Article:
We finally found Timothy atop the hill and we set about camp, with Patrick trying to start a fire and Timothy and I fetching more wood. All to naught, though. The wood was damp and we never had that good blazing campfire we need in the freezing temps. Did I mention that it snowed on Patrick and me on the way in?
We ate (thanks to Patrick's chilimac) and bedded shortly thereafter. It was cold. And the cold continued well through the night. My BigAgnes pad has a small hole somewhere- one which I couldn't find in the bathtub yesterday- so I had short use of it and mostly slept on the Thermarest on the ground. I was cold. And slept like crap.
This morning we made some quick coffee and learned that Timothy's "not great stomach" had ended in some vomiting and an even colder sleep for him. He packed up and went home and Patrick and I embarked on a 55-miler in temps somewhere in the mid-20s with an attractive breeze livening things up a bit more.
|Camp, with snow that fell during the night. It was cold.|
|Admittedly nice sunrise over the forest.|
|They were waiting for our demise. The raccoons eventually gave up the previous night.|
|Morning coffee, a necessity.|
We realized pretty early on that our original 55-mile route wasn't going to happen. I had planned some short-cuts, and we would utilize one of them to soften the blow of the cold temps and questionable form. We found, though, gravel conditions all over the place: frozen, snowy, chunky, muddy, hard-pan mud layer, smoothness, not-road gravel.... We also got pretty warm early on, which was later explained with a saucy headwind on our turn home. And so it goes.
|First gravel on E850S|
|This is the intersection at October and Cloverdale where we decided that today should be shorter and more pleasant than longer and abusive.|
We missed a turn along W Oak Hill and then doubled back to find a deteriorating road along the power lines, one that then plummeted down a creek run. At the bottom we found two barriers. While the left looked a bit more pleasant, and the right more challenging with an immediate creek crossing, the planned short-cut said "Right" so away we went. Conditions then deteriorated some more, with wash outs, a set of horse hooves and plenty of chunkiness to challenge the efficacy of the 35c's on the Sogn. At the top of a rutted climb where we stopped for a snack we then saw one, two, three hikers in full gear out for the afternoon. They informed us that our "road" was the Birdseye Trail, which is open to hikers, bicycles and horses. The road/trail deteriorated some more along a pleasant-but-challenging descent, where Pat extended a good lead with his fatter rubber. At the bottom we were met with an interesting portage, one we eventually succeeded in crossing without taking a dip in the cold stream.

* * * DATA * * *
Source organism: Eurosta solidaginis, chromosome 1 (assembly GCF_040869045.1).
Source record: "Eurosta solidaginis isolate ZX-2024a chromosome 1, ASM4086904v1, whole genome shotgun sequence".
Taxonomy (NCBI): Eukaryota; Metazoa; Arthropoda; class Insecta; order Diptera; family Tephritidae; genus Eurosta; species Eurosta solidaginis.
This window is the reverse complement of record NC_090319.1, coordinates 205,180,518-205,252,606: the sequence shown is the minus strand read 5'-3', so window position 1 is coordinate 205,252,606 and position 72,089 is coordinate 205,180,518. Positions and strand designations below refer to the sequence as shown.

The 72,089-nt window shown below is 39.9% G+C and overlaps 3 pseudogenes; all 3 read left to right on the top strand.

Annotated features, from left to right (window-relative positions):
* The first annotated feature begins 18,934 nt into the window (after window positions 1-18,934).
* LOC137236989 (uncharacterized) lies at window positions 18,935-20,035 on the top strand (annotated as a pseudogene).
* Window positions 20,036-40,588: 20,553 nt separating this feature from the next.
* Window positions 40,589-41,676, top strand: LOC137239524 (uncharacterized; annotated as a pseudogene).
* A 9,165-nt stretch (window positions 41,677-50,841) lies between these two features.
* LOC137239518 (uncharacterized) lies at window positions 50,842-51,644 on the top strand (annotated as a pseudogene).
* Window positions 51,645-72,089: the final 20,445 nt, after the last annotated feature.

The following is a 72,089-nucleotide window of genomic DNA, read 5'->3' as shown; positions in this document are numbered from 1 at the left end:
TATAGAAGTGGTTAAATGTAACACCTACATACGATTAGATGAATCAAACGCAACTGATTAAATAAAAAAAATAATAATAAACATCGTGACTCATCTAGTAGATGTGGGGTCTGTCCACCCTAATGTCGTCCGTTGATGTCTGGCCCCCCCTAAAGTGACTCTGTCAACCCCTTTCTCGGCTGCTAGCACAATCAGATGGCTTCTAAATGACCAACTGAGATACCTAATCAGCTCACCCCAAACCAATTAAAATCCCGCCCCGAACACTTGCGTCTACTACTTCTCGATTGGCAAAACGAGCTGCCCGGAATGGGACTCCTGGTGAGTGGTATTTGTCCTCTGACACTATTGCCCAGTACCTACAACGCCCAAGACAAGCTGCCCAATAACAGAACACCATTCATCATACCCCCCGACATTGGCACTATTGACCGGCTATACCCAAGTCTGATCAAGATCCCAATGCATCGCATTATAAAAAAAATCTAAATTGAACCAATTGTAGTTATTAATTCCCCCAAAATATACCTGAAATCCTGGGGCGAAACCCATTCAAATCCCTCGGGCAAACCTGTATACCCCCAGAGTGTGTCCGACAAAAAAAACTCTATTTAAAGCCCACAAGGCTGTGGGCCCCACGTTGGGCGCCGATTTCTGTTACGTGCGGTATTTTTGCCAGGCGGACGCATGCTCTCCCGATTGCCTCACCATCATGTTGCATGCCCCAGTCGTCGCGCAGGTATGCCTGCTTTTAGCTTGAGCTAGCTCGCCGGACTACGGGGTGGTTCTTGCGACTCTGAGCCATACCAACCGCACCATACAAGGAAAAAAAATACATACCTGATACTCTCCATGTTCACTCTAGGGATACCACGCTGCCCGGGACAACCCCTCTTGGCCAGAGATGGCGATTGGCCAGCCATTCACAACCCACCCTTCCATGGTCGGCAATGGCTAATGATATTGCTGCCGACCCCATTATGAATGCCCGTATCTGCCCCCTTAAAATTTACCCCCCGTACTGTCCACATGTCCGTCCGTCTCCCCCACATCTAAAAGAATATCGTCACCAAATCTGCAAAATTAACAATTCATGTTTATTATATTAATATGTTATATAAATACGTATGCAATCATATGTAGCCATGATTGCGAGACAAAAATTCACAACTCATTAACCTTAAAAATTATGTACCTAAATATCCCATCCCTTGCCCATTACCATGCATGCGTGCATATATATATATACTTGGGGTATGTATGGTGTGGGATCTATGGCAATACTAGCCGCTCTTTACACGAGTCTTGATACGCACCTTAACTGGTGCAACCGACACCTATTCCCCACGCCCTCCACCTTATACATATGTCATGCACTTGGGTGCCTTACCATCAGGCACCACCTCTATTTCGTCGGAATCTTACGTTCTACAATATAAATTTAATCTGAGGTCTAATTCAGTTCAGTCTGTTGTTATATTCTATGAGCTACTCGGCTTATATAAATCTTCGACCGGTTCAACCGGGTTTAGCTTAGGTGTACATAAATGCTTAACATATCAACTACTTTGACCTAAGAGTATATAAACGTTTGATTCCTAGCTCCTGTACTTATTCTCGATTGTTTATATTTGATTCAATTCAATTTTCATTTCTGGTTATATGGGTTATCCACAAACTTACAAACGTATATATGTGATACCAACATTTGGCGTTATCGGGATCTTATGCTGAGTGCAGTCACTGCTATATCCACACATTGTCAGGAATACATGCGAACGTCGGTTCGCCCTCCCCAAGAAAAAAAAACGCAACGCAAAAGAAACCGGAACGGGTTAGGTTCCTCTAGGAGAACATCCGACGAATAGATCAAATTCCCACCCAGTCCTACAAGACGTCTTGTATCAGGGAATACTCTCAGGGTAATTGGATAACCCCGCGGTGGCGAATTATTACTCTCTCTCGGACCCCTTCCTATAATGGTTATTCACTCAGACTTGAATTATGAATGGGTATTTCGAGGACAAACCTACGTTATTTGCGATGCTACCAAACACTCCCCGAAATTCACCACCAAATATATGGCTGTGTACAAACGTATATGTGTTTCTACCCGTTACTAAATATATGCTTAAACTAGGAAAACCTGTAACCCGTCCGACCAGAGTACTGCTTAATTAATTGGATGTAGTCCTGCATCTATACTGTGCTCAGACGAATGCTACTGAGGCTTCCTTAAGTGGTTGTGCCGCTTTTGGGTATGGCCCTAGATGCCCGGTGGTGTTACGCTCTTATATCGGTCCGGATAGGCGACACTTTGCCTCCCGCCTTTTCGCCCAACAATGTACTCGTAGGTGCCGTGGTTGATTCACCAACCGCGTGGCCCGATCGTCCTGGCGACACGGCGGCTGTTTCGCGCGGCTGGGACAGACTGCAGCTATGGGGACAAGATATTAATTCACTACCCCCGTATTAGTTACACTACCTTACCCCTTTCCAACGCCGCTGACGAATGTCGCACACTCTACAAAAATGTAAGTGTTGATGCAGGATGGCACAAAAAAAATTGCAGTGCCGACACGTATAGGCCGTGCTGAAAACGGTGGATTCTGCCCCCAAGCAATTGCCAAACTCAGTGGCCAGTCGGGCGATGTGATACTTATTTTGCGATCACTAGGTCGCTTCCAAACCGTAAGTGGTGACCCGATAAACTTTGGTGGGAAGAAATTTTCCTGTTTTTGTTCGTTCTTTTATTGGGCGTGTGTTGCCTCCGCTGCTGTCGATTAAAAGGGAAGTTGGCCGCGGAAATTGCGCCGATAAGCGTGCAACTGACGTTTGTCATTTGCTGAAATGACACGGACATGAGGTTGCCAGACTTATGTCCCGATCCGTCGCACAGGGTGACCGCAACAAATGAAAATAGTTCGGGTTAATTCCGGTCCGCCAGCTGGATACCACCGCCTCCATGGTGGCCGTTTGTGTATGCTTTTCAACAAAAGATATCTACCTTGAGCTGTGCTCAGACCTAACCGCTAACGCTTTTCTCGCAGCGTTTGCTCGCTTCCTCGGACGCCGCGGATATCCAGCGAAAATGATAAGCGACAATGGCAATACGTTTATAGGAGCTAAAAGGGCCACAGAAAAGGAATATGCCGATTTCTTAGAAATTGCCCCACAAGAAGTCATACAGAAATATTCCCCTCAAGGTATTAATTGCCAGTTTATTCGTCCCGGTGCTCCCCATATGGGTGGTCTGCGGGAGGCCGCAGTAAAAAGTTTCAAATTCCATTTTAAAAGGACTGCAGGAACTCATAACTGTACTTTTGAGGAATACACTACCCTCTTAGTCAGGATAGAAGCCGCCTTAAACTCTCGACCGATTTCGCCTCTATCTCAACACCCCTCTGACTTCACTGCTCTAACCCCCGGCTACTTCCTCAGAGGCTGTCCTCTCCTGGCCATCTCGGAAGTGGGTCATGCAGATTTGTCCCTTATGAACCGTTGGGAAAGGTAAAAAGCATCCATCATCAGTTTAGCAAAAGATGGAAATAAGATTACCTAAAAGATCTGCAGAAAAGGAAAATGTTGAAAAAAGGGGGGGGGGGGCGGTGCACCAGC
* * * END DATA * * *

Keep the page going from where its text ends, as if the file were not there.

GPS short-cut track said Right
|Spot where we met the hikers.|
|Crossing. We went to the left of this pic and managed with little problem.|
After this adventure we met a longish section of the chunkiest gravel of the day. No bueno. Shortly thereafter we arrived in Birdseye for a quick water/food stop and then a final turn towards the car. By this point, one of us was suffering mightily, having just come off a week-long virus. The other was nicely fresh. Ultimately, the shorter day satisfied all parties. Why be miserable?
|Fargo and Sogn. Not the same size.|
|One-room schoolhouse. Cool.|
I wouldn't say we finished strongly, but we finished sans injury, sans damage, and had a great Sunday of gravelling, fun enough to return to this excellent area.